Subject: Storage | June 3, 2015 - 09:15 AM |
Tagged: usb type-c, microDuo 3C, kingston, flash drive, computex 2015

Kingston has announced a new high-speed USB flash drive with the new Type-C connector, and the dual-interface drive also works with standard USB Type-A devices.

DT-microDUO-3C.jpg

The microDuo 3C offers read speeds up to 100MB/s and 15MB/s writes for the 32GB and 64GB models, with write speeds of 10MB/s on the 16GB version.

Specifications from Kingston:

  • Capacities: 16GB, 32GB and 64GB
  • Speed: USB 3.13
  • 16GB: 100MB/s read, 10MB/s write
  • 32GB & 64GB: 100MB/s read, 15MB/s write
  • Dimensions : 29.94mm x 16.60mm x 8.44mm
  • Warranty / Support : Five-year warranty with free technical support
  • Pricing was not revealed, but the drive will ship later this month so we will find out soon.

    Source: Kingston

    Computex 2015: Synaptics Touches Up The Space Bar With SmartBar Technology

    Subject: General Tech | June 3, 2015 - 08:00 AM |
    Tagged: touch, synaptics, smartbar, opinion, gaming, computex 2015, computex

    Synaptics revealed more details on its SmartBar technology today at Computex. The human interface company most known for its trackpads is looking to expand its reach into keyboards. Specifically, SmartBar is technology that will add touch input functionality to the keyboard spacebar. Using the technology, OEMs can integrate capacitive touch sensors into the spacebar allowing for several unique and productivity boosting gestures. 

    Synaptics SmartBar Capacitive Spacebar.jpg

    The SmartBar spacebar can be broken up into five logical (touch sensitive areas) buttons each of which can be associated with user created macros using a bundled macro editing utility. Alternatively, users can enable touch gestures. Synaptics is touting the ability to use quick left and right swipe motion to edit text by moving the cursor back and forth word by word though a document as well as the ability to use a two thumb pinch gesture to zoom in and out on an image or document. The touch input would also be useful to gamers who want to future increase their actions per minute in RTS games or even something as simple as shifting gears or switching weapons in racing and first person games respectively.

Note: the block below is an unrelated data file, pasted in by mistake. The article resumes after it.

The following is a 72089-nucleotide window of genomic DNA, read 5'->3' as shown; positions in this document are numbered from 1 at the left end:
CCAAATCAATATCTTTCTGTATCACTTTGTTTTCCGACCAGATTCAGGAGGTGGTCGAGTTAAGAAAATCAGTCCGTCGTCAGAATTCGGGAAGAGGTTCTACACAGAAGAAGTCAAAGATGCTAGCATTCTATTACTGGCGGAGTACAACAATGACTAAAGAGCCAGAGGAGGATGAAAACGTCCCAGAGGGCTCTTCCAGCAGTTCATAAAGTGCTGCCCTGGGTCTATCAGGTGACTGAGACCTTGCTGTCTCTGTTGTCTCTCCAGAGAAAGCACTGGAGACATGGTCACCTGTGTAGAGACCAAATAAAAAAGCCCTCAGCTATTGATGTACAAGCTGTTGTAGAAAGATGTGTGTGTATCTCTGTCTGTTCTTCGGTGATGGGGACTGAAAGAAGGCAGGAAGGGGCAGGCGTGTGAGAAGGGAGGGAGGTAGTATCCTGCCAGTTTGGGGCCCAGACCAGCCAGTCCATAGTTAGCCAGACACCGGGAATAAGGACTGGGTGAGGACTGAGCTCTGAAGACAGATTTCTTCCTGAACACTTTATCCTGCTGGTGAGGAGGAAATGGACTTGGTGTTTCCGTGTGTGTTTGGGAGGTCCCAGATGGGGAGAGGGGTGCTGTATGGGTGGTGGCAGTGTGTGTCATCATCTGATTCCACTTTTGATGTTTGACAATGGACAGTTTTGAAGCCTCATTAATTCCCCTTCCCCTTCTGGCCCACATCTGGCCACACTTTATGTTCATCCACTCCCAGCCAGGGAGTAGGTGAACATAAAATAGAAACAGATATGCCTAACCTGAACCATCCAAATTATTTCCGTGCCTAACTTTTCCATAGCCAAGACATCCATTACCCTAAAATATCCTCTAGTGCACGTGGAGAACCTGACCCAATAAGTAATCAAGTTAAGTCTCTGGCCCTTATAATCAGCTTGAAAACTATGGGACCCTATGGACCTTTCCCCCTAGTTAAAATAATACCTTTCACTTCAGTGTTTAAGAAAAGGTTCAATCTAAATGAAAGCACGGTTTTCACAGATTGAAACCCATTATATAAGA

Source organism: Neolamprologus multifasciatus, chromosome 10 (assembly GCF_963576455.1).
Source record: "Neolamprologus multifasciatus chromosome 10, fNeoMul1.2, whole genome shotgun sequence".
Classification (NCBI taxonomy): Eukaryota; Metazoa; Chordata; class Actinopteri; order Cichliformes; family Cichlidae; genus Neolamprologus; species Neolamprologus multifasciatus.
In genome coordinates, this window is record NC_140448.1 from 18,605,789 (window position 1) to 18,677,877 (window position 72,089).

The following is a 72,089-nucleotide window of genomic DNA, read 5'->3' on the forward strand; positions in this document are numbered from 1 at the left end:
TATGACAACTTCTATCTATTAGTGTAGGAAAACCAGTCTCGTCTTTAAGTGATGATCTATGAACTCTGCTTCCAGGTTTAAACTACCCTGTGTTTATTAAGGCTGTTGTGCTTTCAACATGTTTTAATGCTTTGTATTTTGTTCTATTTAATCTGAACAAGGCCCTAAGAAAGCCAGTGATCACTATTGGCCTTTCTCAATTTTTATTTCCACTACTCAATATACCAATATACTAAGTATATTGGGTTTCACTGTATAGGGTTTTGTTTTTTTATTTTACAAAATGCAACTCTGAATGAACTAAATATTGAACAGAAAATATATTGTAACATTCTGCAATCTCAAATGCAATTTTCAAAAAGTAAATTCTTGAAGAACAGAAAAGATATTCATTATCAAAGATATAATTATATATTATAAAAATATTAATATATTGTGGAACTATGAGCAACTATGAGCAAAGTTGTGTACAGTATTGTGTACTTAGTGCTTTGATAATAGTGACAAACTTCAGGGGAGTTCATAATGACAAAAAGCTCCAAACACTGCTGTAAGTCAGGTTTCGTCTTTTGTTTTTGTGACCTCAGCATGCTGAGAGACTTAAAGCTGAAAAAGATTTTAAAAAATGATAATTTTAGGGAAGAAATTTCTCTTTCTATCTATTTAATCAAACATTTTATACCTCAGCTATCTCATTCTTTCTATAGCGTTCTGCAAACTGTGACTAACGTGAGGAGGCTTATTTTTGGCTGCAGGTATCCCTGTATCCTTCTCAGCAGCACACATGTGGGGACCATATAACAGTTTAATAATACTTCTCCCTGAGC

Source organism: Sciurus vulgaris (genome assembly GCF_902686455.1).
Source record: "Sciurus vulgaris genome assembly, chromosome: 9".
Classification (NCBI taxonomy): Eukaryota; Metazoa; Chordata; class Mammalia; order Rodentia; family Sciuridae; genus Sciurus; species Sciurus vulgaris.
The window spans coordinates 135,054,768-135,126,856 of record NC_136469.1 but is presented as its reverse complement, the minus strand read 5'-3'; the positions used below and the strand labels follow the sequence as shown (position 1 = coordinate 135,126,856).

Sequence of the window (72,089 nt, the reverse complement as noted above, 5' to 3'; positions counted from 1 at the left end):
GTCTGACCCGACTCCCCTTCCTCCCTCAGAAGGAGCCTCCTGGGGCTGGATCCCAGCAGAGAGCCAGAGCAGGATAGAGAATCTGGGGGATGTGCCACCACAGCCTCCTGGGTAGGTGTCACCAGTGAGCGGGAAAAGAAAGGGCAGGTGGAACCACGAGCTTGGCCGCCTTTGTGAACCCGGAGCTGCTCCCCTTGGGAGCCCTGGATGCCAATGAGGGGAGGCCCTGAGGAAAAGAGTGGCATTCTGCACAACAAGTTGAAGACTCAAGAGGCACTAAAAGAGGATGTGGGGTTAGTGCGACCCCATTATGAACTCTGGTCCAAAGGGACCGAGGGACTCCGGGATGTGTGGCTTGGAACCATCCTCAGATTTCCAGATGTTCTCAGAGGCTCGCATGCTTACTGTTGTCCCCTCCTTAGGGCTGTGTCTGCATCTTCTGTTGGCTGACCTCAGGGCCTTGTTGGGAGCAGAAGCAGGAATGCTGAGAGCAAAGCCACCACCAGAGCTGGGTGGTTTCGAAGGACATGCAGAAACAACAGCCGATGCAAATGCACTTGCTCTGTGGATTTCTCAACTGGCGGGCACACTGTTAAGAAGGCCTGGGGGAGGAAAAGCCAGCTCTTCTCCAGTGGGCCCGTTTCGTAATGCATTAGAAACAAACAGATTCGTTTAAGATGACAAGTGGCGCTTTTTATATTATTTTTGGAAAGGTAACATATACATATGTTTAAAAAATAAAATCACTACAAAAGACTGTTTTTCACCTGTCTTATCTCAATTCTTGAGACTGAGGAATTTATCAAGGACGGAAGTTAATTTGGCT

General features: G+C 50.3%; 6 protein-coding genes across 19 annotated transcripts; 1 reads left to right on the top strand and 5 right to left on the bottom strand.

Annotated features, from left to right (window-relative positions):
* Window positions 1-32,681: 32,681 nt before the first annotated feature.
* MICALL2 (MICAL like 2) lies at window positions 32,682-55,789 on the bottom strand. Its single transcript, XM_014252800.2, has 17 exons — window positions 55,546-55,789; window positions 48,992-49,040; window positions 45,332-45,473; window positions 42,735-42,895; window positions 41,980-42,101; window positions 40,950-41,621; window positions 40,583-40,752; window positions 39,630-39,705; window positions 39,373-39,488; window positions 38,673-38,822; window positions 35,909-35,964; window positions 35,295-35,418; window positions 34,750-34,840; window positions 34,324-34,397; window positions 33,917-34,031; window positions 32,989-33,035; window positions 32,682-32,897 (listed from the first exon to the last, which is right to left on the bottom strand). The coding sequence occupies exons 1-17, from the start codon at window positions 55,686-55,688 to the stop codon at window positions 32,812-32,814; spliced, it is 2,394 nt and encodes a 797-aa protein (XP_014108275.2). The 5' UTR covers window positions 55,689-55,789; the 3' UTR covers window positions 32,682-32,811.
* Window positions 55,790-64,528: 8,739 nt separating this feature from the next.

Along the lines of gaming, it turns out that Thermaltake under it's Tt eSports line will be the first adopter of this SmartBar technology, and while Synaptics did not reveal any exact products I am looking forward to see what Thermaltake does with the technology in its future gaming keyboards. This could be a gimmick, or it could really take off and be a must have feature depending on how well it is implemented in both hardware and software. It does make sense though; the spacebar is the natural resting place for your thumbs, so it should not take too much effort to incorporate touch gestures (literally at your fingertips...) to improve your game or work efficiency. A simple but promising idea for sure.

    From the press release:

    “Desktop PCs still represent a sizeable portion of the PC market, especially in the commercial segment, but most desktop users have been left behind in terms of next-generation interfaces such as touch,” said Tom Mainelli, VP of Devices & Displays at International Data Corporation (IDC). “Companies are always looking for ways to help drive employee efficiency, and feature-rich, touch-enabled keyboards represent a straightforward, affordable way to help increase worker productivity.”